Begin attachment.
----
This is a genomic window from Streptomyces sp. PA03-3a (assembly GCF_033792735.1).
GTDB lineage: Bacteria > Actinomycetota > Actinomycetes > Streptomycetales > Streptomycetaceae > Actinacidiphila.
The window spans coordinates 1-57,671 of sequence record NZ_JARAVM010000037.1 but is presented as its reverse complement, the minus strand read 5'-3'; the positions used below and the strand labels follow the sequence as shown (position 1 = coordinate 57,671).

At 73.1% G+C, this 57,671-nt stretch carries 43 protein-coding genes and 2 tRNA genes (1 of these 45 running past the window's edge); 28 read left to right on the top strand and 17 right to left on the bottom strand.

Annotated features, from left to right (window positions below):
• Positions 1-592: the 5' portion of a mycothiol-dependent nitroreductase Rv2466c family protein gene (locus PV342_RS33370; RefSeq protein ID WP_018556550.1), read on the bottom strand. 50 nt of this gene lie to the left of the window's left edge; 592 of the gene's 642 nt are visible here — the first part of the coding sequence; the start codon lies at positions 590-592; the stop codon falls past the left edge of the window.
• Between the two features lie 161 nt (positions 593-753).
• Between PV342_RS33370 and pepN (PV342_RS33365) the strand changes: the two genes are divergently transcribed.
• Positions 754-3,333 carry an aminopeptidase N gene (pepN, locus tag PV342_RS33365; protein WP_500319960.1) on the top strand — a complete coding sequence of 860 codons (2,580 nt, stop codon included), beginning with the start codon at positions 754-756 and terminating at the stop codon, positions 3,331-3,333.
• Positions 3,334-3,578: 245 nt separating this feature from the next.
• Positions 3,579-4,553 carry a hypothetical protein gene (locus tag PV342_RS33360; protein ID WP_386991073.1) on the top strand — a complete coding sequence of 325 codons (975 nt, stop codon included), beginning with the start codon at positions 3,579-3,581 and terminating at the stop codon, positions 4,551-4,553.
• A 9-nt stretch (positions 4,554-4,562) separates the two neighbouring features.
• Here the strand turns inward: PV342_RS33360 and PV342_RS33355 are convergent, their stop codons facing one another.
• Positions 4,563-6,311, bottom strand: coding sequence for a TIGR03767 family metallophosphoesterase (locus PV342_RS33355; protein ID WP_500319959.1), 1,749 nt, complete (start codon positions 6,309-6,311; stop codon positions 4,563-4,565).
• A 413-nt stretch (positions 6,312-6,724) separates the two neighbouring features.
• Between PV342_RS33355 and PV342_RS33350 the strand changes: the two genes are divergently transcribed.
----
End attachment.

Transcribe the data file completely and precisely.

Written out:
This is a genomic window from Streptomyces sp. PA03-3a (assembly GCF_033792735.1).
GTDB lineage: Bacteria > Actinomycetota > Actinomycetes > Streptomycetales > Streptomycetaceae > Actinacidiphila.
The window spans coordinates 1-57,671 of sequence record NZ_JARAVM010000037.1 but is presented as its reverse complement, the minus strand read 5'-3'; the positions used below and the strand labels follow the sequence as shown (position 1 = coordinate 57,671).

At 73.1% G+C, this 57,671-nt stretch carries 43 protein-coding genes and 2 tRNA genes (1 of these 45 running past the window's edge); 28 read left to right on the top strand and 17 right to left on the bottom strand.

Annotated features, from left to right (window positions below):
• Positions 1-592: the 5' portion of a mycothiol-dependent nitroreductase Rv2466c family protein gene (locus PV342_RS33370; RefSeq protein ID WP_018556550.1), read on the bottom strand. 50 nt of this gene lie to the left of the window's left edge; 592 of the gene's 642 nt are visible here — the first part of the coding sequence; the start codon lies at positions 590-592; the stop codon falls past the left edge of the window.
• Between the two features lie 161 nt (positions 593-753).
• Between PV342_RS33370 and pepN (PV342_RS33365) the strand changes: the two genes are divergently transcribed.
• Positions 754-3,333 carry an aminopeptidase N gene (pepN, locus tag PV342_RS33365; protein WP_500319960.1) on the top strand — a complete coding sequence of 860 codons (2,580 nt, stop codon included), beginning with the start codon at positions 754-756 and terminating at the stop codon, positions 3,331-3,333.
• Positions 3,334-3,578: 245 nt separating this feature from the next.
• Positions 3,579-4,553 carry a hypothetical protein gene (locus tag PV342_RS33360; protein ID WP_386991073.1) on the top strand — a complete coding sequence of 325 codons (975 nt, stop codon included), beginning with the start codon at positions 3,579-3,581 and terminating at the stop codon, positions 4,551-4,553.
• A 9-nt stretch (positions 4,554-4,562) separates the two neighbouring features.
• Here the strand turns inward: PV342_RS33360 and PV342_RS33355 are convergent, their stop codons facing one another.
• Positions 4,563-6,311, bottom strand: coding sequence for a TIGR03767 family metallophosphoesterase (locus PV342_RS33355; protein ID WP_500319959.1), 1,749 nt, complete (start codon positions 6,309-6,311; stop codon positions 4,563-4,565).
• A 413-nt stretch (positions 6,312-6,724) separates the two neighbouring features.
• Between PV342_RS33355 and PV342_RS33350 the strand changes: the two genes are divergently transcribed.